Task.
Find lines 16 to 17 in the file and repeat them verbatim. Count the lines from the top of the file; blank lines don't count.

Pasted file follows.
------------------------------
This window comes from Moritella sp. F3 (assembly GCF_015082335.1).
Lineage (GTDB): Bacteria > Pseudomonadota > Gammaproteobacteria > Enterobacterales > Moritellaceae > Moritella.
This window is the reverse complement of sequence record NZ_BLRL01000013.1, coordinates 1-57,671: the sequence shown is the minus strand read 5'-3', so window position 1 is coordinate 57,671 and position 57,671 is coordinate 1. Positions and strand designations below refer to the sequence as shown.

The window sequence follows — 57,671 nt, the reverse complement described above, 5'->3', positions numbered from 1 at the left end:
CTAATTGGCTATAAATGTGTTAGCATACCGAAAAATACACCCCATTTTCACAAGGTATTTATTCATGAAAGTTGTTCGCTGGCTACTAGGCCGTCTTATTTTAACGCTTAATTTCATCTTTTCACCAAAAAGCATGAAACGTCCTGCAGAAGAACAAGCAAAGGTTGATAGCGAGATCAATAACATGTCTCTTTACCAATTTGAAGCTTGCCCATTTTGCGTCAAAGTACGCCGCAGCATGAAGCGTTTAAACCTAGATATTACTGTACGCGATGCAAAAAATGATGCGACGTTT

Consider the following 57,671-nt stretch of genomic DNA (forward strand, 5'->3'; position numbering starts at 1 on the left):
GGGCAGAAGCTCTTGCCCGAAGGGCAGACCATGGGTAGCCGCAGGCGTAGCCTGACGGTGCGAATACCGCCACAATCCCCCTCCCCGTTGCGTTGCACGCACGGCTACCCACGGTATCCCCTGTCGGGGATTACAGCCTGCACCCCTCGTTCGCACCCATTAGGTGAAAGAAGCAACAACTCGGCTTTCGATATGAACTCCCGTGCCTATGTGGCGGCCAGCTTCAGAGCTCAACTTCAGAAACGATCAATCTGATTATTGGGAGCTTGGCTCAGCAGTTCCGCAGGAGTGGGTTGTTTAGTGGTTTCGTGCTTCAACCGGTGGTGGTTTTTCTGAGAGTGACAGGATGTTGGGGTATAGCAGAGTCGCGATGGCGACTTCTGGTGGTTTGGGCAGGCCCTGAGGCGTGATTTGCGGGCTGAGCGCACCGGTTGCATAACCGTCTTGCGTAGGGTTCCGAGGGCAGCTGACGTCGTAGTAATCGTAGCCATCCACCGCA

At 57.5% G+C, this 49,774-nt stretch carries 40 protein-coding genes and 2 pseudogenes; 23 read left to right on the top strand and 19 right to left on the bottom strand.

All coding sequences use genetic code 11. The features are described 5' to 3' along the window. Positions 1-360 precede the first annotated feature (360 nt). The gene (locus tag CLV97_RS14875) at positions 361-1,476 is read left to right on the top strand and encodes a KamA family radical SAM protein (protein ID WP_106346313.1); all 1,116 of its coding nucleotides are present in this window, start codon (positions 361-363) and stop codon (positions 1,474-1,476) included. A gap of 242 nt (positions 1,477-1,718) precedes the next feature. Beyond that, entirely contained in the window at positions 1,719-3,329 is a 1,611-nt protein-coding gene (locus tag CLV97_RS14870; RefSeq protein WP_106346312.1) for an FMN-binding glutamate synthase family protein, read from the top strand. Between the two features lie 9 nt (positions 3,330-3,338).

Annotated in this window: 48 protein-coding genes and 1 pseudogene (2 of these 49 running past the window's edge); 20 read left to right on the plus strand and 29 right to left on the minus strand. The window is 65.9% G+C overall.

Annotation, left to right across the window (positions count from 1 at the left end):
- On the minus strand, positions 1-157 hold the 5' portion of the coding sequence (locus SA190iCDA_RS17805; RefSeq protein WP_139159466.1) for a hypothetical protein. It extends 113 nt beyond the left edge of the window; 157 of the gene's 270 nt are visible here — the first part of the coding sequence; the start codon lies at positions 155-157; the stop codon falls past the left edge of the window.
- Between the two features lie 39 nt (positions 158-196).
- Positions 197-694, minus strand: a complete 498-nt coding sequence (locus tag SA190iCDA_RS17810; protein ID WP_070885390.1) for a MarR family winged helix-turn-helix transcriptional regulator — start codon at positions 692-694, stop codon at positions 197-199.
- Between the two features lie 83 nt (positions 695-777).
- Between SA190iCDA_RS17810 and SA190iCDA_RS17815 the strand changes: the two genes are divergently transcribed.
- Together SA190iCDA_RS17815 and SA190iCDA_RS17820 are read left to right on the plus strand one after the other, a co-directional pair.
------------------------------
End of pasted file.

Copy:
- Between SA190iCDA_RS17810 and SA190iCDA_RS17815 the strand changes: the two genes are divergently transcribed.
- Together SA190iCDA_RS17815 and SA190iCDA_RS17820 are read left to right on the plus strand one after the other, a co-directional pair.